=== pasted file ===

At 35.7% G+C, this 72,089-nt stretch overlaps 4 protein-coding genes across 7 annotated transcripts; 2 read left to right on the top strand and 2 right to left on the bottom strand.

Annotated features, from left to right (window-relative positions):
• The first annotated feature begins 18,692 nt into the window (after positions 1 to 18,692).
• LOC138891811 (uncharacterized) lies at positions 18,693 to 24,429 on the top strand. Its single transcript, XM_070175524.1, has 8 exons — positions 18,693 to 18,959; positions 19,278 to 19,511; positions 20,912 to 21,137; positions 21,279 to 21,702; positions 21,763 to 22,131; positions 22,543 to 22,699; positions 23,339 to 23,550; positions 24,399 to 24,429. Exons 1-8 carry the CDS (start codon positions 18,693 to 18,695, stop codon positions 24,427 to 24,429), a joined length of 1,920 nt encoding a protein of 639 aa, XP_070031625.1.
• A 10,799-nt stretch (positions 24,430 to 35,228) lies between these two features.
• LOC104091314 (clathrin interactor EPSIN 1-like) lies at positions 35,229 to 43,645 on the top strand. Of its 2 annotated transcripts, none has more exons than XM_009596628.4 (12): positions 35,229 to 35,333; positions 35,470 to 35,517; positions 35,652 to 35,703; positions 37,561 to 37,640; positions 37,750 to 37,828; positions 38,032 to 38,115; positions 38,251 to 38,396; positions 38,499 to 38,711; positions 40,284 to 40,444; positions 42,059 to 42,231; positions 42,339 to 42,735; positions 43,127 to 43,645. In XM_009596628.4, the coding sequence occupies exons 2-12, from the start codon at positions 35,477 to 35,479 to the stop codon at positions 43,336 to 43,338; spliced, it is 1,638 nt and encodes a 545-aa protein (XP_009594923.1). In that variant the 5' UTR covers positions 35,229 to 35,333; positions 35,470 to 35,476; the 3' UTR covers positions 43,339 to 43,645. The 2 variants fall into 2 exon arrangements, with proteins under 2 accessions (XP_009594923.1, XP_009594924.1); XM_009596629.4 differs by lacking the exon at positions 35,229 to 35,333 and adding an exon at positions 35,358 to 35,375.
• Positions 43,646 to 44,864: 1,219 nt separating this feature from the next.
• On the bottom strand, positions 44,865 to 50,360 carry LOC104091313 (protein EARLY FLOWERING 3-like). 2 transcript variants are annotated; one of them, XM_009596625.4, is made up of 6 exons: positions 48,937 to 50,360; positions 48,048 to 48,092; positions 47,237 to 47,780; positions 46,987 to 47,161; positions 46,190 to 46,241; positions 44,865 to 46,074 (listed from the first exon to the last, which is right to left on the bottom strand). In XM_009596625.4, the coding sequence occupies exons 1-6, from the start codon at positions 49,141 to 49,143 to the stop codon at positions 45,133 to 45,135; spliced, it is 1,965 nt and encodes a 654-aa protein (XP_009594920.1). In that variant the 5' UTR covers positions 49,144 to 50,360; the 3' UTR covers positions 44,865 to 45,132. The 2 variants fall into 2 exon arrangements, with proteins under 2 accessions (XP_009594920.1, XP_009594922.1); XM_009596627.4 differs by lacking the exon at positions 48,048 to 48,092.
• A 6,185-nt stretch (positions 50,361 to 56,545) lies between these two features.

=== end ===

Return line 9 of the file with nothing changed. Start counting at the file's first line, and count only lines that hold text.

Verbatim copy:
• A 6,185-nt stretch (positions 50,361 to 56,545) lies between these two features.